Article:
A pair of super PACs supporting Senate Republican Leader Mitch McConnell and Democratic challenger Alison Lundergan Grimes may want to consider a name change.
Campaign finance records show Kentuckians for Strong Leadership, which is aiding McConnell, raised about $1.2 million in the last six months of 2013, but not one dollar came from the Bluegrass.
From USA Today:
The organization’s two dozen donors instead represent a cross-section of prominent Republican givers from outside Bluegrass State, new campaign-finance filings show. They include Florida investor Lawrence DeGeorge, who gave $250,000; Chicago hedge funder Kenneth Griffin at $50,000; and Washington lawyer C. Boyden Gray, who gave $10,000. Publisher Richard Mellon Scaife donated $20,000.
Six companies gave a combined $167,000.
Founded by Republican strategist Scott Jennings, KSL has been running some of the more effective attack ads against Democratic Senate candidate Alison Lundergan Grimes in this election cycle.
“We are pleased with the level of support we are getting to serve as the firewall against the national liberal, pro-Obama onslaught that is backing Grimes,” Jennings told WFPL. “It is clear that people around the country who wholeheartedly support the Obama agenda are all-in for Grimes, so we are doing everything we can to ensure a strong counterbalance to that agenda by supporting Mitch McConnell.”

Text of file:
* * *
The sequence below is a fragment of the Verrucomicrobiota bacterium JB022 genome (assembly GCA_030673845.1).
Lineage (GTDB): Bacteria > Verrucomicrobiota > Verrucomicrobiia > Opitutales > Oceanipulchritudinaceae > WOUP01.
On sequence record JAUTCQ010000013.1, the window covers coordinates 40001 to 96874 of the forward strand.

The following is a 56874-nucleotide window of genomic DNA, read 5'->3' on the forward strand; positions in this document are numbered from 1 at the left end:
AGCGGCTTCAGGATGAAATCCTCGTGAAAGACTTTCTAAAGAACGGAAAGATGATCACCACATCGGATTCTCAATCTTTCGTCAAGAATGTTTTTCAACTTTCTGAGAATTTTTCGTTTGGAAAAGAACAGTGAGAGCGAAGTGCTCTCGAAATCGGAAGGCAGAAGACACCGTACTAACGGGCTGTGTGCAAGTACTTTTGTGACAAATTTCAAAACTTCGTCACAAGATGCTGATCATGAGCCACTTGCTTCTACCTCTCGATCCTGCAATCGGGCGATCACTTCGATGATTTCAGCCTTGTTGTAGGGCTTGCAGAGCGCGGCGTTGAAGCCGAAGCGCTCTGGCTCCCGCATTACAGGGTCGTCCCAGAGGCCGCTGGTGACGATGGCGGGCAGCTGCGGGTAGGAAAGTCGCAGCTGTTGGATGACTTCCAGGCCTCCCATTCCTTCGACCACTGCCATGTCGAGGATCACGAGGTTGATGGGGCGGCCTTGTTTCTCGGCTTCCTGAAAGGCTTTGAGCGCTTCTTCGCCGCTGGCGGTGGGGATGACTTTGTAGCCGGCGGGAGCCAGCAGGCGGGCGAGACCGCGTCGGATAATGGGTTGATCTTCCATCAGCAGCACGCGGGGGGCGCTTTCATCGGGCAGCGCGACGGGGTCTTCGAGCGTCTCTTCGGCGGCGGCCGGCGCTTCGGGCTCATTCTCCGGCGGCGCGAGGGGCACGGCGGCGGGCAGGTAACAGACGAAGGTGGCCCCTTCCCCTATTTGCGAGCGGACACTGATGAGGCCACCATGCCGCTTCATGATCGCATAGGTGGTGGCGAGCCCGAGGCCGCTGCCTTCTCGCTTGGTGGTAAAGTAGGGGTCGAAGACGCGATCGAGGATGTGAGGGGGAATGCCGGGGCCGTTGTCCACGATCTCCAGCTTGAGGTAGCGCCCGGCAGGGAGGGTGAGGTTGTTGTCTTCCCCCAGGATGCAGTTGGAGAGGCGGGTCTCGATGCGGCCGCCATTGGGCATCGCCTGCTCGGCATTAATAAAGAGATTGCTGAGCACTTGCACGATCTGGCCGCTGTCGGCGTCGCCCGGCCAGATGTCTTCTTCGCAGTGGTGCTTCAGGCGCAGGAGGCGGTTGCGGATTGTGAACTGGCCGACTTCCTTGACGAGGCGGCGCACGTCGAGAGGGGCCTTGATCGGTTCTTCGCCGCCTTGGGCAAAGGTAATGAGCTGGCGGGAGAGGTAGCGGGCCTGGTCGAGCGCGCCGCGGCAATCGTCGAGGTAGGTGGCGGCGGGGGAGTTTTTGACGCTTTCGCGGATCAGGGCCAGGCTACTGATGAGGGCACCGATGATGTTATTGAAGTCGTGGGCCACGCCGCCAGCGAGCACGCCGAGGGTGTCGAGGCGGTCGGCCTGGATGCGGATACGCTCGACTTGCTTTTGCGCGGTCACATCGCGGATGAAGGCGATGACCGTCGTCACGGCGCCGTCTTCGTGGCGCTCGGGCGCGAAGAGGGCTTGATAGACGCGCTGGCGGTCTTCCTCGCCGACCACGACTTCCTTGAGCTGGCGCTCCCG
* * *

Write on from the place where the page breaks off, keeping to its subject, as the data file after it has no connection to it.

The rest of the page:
This news comes as Republicans continually mock Grimes for fundraising out of state with national Democrats, saying they represent liberal views that aren’t in touch with Kentucky values or voters.
But a Democratic-leaning super PACs backing Grimes with ties to labor unions may also want to re-think its branding.
We Are Kentucky reported raising $260,500 in its first six months with just $500 coming from an actual Kentucky resident.
From The Huffington Post:
The United Auto Workers and the United Association, a union of plumbers and pipefitters, each donated $100,000 to the group. Jerome Kohlberg, a co-founder of the private equity powerhouse Kohlberg Kravis Roberts & Co., gave $50,000; a trust in his wife Nancy’s name gave another $50,000.